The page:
Paul Krugman is at it again – distorting or misinterpreting work by other economists to attack critics of today’s central bank driven low interest rate environment and to defend policy status quo or to push for even more stimulus. This time the economist is Knut Wicksell whose work in both monetary theory and capital theory was part of foundation for Mises’s development of Austrian business cycle theory (ABCT). Krugman’s rant is in response to Neil Irwin’s commentary on booms and bubbles in asset prices driven by central bank policy and his target is Austrian influenced economists and Wall Street analysts and pundits with a pointed jab at recent work from the Bank for International Settlements (BIS). From Krugman:
The proximate cause is obvious: policy interest rates are very low, and expected to remain low, so money is pouring into alternative assets, driving their yields down too. The question is what you think about this situation.
Quite a few people — including a lot of people on Wall Street, at the BIS, and so on — look at this and say that it’s terrible: the Fed is keeping interest rates “artificially low” and thereby distorting asset prices across the board, and it will all end in grief.
But for Krugman there is no reason to panic, rates are not too low and there are no asset price bubbles:
Mainly, though, there simply isn’t any macroeconomic case for claiming that interest rates are wildly depressed relative to fundamentals, and not much reason to believe that assets in general are overvalued.
Robert Murphy at Mises Canada exposes the fallacy of Krugman’s argument:
Krugman is supposed to be a technical wizard who throws up an impressive array of mathematical models to justify his policy conclusions. Well, in this case he tries to get his readers to accept first derivatives in place of levels. Nope: However you slice it, central banks have pushed interest rates artificially low. That’s why their balance sheets have exploded. It is astonishing that Krugman is trying to justify this outcome as “natural.”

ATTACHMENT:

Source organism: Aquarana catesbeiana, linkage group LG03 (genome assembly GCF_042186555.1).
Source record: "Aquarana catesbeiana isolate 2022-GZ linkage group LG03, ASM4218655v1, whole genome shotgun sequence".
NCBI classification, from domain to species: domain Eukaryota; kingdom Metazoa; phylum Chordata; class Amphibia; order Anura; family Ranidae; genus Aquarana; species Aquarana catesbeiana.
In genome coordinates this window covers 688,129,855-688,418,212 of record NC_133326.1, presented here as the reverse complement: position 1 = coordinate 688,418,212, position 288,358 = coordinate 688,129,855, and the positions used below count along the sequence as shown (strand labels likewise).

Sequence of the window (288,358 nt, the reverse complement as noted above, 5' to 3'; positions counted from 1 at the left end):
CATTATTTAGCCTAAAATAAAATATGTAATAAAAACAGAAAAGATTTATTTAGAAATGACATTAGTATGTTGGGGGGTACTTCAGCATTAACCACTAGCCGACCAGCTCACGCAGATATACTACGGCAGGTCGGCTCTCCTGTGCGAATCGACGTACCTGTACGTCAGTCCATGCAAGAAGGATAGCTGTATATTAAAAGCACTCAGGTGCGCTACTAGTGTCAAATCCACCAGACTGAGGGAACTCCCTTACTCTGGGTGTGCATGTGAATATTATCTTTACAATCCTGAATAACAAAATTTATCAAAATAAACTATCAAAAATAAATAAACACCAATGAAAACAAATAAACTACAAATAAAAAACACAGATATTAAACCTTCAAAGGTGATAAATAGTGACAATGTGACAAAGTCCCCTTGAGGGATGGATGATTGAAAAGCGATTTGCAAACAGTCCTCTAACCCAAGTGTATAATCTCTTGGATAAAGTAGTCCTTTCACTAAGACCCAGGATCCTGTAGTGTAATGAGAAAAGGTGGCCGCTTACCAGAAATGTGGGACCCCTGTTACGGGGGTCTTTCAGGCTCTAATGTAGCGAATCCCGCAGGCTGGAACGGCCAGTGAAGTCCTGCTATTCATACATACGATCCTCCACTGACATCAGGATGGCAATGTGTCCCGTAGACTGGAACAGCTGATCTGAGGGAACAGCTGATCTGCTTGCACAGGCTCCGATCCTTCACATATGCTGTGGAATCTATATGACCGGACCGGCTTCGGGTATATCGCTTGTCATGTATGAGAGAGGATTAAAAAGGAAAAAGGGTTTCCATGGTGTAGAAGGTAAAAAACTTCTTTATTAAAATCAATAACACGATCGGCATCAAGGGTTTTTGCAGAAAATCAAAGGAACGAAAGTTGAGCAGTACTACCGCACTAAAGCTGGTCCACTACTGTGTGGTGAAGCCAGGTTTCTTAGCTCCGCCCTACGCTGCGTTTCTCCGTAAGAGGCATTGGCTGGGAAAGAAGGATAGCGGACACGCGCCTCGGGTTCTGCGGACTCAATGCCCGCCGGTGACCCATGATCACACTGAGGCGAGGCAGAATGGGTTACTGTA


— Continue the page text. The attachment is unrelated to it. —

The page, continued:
What I find interesting here is Krugman’s explicit attempt to discredit the recent BIS warning, based on the work of Mises and Hayek, of Central bank excesses. As reported by the Wall Street Journal, (“Stop Us before We Kill Again”):
The Bank for International Settlements issued a report warning that global monetary policies are reaching their useful limit and may be contributing to financial excesses that could turn out badly if central bankers aren’t careful.
“Financial markets are euphoric, in the grip of an aggressive search for yield,” Claudio Borio, head of the monetary and economic department at the BIS in Basel, Switzerland, said as the club issued its annual report. “And yet investment in the real economy remains weak while the macroeconomic and geopolitical outlook is still highly uncertain.”
Austrian influenced work by current BIS economist Claudio Borio and former Head of Monetary and Economic Department of the BIS, William R. White is highlighted here. As a side note, I would like to think work by Fred Glahe and I perhaps planted a seed for some of this work as White often cites our Keynes-Hayek Debate when he introduces Hayek. A more detailed list and discussion of recent mainstream work on ABCT is developed Nicolas Cachanosky can be accessed from links provided here.
Andreas Hoffmann, co-winner of the 2014 Lawrence W. Fertig Prize in Austrian Economics for Monetary Nationalism and International Economic Instability, has had his paper “Zero-Interest Rate Policy and Unintended Consequences in Emerging Markets” has been accepted for publication in The World Economy (pdf upon request). The abstract:
Since 2009, central banks in the major advanced economies have held interest rates at very low levels to stabilize financial markets and support the recovery of their economies. This paper outlines the unintended consequences of the prolonged period of very low world funding interest rates in emerging markets. The paper is informed by a Mises-Hayek-BIS view on credit booms and Mises’ law of unintended consequences. Consistent with the presented credit boom view, the paper shows that the period of low world funding interest rates is associated with a rise in volatile capital flows and asset market bubbles in fast-growing emerging markets. As suggested by Mises’ law, the unintended consequences give rise to a new wave of interventionism as policymakers in emerging markets increasingly reintroduce financially repressive measures to isolate the economies from foreign capital inflows.
Interesting addition illustrating the renewed influence of Hayek and Mises is the reference to this increasingly influential emphasis on credit booms as Mises-Hayek-BIS view.